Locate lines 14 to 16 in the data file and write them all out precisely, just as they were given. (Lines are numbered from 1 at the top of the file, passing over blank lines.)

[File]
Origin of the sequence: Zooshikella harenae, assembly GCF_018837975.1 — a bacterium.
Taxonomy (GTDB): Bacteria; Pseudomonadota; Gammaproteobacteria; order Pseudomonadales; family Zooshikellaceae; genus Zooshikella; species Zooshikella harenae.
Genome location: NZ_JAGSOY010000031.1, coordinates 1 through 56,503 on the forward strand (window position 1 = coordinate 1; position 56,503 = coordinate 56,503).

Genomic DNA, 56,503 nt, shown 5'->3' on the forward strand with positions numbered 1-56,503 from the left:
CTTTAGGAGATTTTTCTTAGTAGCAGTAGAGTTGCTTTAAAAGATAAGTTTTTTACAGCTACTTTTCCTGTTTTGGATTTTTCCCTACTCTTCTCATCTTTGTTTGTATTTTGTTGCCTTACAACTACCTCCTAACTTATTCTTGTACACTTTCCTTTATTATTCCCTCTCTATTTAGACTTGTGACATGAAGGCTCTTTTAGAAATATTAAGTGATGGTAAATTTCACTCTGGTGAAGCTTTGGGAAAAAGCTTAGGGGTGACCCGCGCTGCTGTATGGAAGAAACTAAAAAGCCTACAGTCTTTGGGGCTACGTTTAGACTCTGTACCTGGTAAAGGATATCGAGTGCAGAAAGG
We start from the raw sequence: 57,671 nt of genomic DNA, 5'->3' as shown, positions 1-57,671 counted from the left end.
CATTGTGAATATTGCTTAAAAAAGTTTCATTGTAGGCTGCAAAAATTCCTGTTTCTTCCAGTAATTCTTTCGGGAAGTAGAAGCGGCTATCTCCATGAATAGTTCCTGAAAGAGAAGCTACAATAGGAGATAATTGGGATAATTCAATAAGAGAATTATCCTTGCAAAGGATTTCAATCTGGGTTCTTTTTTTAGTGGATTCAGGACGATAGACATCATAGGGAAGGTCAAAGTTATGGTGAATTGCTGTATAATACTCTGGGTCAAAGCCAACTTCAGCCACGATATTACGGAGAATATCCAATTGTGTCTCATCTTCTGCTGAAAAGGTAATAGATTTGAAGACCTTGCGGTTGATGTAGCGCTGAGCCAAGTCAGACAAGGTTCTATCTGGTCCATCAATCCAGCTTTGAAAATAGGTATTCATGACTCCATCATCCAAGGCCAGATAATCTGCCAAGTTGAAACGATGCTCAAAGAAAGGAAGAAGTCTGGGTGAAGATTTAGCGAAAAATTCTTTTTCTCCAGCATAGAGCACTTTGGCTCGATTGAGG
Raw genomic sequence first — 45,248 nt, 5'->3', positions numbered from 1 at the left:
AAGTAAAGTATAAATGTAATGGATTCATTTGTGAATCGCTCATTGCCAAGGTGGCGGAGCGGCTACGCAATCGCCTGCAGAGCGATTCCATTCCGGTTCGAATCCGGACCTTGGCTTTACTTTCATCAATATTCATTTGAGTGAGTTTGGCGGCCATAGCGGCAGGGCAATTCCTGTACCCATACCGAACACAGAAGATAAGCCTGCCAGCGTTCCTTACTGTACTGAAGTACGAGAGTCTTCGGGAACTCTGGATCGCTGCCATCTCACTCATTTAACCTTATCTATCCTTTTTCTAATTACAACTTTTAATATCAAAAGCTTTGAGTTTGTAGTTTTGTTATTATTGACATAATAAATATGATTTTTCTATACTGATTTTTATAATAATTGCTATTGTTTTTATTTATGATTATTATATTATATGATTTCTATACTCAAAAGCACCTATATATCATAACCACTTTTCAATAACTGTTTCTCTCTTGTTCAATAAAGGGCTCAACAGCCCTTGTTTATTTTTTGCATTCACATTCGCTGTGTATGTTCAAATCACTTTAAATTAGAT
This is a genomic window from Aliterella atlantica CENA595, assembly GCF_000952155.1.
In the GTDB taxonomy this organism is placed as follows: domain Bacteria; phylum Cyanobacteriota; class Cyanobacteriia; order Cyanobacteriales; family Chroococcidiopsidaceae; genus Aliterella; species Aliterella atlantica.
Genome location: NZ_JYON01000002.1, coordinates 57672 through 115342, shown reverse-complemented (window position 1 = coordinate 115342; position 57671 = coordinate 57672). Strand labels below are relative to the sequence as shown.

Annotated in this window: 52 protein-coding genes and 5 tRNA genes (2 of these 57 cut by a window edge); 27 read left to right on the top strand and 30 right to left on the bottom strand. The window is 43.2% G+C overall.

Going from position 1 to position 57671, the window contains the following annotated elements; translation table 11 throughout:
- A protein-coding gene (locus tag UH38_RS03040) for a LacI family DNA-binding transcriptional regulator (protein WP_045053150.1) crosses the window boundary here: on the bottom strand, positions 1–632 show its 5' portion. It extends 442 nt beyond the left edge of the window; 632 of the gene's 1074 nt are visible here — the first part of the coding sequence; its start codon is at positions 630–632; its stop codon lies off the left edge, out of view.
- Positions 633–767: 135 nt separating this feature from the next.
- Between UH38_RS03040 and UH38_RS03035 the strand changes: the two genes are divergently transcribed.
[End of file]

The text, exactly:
Going from position 1 to position 57671, the window contains the following annotated elements; translation table 11 throughout:
- A protein-coding gene (locus tag UH38_RS03040) for a LacI family DNA-binding transcriptional regulator (protein WP_045053150.1) crosses the window boundary here: on the bottom strand, positions 1–632 show its 5' portion. It extends 442 nt beyond the left edge of the window; 632 of the gene's 1074 nt are visible here — the first part of the coding sequence; its start codon is at positions 630–632; its stop codon lies off the left edge, out of view.
- Positions 633–767: 135 nt separating this feature from the next.